Bryan secured the doors and windows, and commenced churning. The old sorceress sat down by a blazing fire which had been specially lighted for the occasion, and commenced singing the same wild song which she had sung at the pulling of the cow-hairs, and after a little time, she cast one of the nine hairs into the fire, still singing her mysterious strain, and watching, with intense interest, the witching process.

A loud cry, as if from a female in distress, was now heard approaching the house; the old witch discontinued her incantations, and listened attentively. The crying voice approached the door.

“Open the door quickly,”‘ shouted the old charmer.

Bryan unbarred the door, and all three rushed out in the yard, when they heard the same cry down the boreheen, but could see nothing.

“It is all over,” shouted the old witch; “something has gone amiss, and our charm for the present is ineffectual.”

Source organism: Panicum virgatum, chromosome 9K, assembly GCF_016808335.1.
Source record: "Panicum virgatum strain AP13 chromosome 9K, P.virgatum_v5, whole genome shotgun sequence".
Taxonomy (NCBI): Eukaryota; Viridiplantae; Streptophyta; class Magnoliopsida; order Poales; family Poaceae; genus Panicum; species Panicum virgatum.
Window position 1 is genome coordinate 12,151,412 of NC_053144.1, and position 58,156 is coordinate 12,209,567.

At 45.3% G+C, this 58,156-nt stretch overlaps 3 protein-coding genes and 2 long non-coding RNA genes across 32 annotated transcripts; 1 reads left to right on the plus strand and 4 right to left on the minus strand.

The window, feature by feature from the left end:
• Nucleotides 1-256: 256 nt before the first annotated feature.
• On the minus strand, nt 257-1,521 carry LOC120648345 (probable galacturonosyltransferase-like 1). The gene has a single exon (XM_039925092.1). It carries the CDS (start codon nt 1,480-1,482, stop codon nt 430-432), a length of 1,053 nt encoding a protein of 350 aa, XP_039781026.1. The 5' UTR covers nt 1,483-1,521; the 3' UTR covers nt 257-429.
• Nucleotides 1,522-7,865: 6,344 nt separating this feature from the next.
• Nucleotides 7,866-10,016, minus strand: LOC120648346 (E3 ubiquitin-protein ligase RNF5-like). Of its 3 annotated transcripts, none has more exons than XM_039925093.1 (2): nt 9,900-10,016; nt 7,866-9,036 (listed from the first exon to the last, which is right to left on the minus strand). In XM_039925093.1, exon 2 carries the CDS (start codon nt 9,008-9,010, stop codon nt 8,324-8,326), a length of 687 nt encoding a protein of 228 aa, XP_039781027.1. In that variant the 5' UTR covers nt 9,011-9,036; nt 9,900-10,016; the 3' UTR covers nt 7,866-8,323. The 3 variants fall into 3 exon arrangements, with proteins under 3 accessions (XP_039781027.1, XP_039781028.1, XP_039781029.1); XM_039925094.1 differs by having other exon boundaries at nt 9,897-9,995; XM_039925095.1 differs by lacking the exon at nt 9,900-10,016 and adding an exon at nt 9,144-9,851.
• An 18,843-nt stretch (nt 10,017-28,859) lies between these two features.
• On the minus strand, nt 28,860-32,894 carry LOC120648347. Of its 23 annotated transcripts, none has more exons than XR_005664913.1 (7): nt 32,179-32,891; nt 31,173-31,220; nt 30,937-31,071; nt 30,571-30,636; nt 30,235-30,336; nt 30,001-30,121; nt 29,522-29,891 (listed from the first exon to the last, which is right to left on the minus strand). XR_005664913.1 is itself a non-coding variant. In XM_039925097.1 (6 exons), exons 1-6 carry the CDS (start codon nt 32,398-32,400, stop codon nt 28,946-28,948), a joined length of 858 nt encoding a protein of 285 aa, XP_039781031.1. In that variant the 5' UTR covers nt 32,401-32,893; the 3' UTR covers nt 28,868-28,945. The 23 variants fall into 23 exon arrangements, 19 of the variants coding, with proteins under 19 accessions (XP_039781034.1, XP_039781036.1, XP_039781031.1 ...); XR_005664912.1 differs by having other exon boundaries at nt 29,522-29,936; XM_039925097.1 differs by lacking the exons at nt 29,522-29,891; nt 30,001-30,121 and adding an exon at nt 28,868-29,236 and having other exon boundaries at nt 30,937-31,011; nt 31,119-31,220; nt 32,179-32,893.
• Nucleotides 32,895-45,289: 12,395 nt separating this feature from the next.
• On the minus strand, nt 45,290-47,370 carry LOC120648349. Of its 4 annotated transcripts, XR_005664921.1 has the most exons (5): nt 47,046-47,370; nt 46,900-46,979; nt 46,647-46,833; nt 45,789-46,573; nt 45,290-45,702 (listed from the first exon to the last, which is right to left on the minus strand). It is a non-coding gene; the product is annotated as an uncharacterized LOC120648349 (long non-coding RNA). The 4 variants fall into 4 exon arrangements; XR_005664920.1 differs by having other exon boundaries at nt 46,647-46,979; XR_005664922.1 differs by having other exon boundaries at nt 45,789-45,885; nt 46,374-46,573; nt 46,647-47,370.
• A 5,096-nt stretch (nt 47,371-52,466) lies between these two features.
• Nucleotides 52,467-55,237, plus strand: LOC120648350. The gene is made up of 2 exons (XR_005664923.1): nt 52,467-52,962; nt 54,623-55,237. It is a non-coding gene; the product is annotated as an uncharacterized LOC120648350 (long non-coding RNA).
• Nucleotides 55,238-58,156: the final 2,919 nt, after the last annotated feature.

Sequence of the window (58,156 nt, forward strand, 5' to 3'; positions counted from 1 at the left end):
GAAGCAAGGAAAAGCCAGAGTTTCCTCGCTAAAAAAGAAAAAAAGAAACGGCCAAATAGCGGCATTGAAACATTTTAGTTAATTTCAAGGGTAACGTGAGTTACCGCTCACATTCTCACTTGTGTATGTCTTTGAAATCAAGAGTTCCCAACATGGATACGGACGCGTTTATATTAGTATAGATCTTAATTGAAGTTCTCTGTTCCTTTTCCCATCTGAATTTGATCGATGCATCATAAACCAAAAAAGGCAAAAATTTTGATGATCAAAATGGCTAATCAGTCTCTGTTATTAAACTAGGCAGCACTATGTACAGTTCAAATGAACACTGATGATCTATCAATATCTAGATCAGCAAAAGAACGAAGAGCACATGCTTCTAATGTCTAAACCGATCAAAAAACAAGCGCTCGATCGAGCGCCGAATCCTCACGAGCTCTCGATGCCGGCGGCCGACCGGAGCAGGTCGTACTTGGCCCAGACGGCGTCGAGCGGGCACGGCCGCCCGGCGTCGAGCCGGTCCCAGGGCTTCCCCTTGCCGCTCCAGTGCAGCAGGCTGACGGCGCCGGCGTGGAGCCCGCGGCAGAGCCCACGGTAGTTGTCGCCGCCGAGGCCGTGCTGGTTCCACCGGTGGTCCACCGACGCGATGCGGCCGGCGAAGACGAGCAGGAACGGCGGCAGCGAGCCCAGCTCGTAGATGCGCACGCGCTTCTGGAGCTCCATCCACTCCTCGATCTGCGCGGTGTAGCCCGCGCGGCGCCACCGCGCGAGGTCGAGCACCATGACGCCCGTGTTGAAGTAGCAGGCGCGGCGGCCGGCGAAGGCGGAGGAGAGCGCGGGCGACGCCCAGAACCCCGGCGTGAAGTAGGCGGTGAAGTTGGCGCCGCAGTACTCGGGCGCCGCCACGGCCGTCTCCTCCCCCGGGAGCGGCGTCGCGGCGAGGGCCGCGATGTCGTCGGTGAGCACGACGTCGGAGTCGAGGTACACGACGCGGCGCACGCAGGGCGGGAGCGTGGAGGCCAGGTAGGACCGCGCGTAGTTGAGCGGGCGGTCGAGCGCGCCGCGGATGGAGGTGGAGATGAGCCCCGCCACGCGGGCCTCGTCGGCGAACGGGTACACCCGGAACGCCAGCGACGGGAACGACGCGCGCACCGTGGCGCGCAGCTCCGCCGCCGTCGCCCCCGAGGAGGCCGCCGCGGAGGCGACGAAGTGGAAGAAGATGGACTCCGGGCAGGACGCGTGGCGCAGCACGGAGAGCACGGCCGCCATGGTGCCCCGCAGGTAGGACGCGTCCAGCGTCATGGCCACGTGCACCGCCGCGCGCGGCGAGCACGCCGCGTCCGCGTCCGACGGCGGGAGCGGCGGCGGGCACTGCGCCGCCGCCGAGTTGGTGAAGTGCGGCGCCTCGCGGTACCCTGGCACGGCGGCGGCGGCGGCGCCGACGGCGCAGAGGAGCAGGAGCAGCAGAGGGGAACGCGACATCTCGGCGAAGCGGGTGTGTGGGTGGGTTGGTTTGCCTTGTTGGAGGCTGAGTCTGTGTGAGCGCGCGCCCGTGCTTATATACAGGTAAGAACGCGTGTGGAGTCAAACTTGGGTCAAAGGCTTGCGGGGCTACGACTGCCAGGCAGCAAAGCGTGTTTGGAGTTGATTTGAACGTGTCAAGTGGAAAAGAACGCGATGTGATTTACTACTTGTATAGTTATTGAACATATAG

They now turned back quite crestfallen, when, as they were entering the door, the sybil cast her eyes downwards, and perceiving a piece of horse-shoe nailed on the threshold, she vociferated –
“Here 1 have it; no wonder our charm was abortive. The person that was crying abroad is the villain who has your cattle bewitched; i brought her to the house, but she was not able to come to the door on account of that horse-shoe. Remove it instantly, and we will try our luck again.”

Bryan removed the horse-shoe from the doorway, and by the hag’s directions placed it on the floor under the churn, having previously reddened it in the fire.

They again resumed their manual operations. Bryan and his wife began to churn, and the witch again to sing her strange verses, and casting her cow-hairs into the fire until she had them all nearly exhausted. Her countenance now began to exhibit evident traces of vexation and disappointment. She got quite pale, her teeth gnashed, her hand trembled, and as she cast the ninth and last hair into the fire, her person exhibited more the appearance of a female demon than of a human being.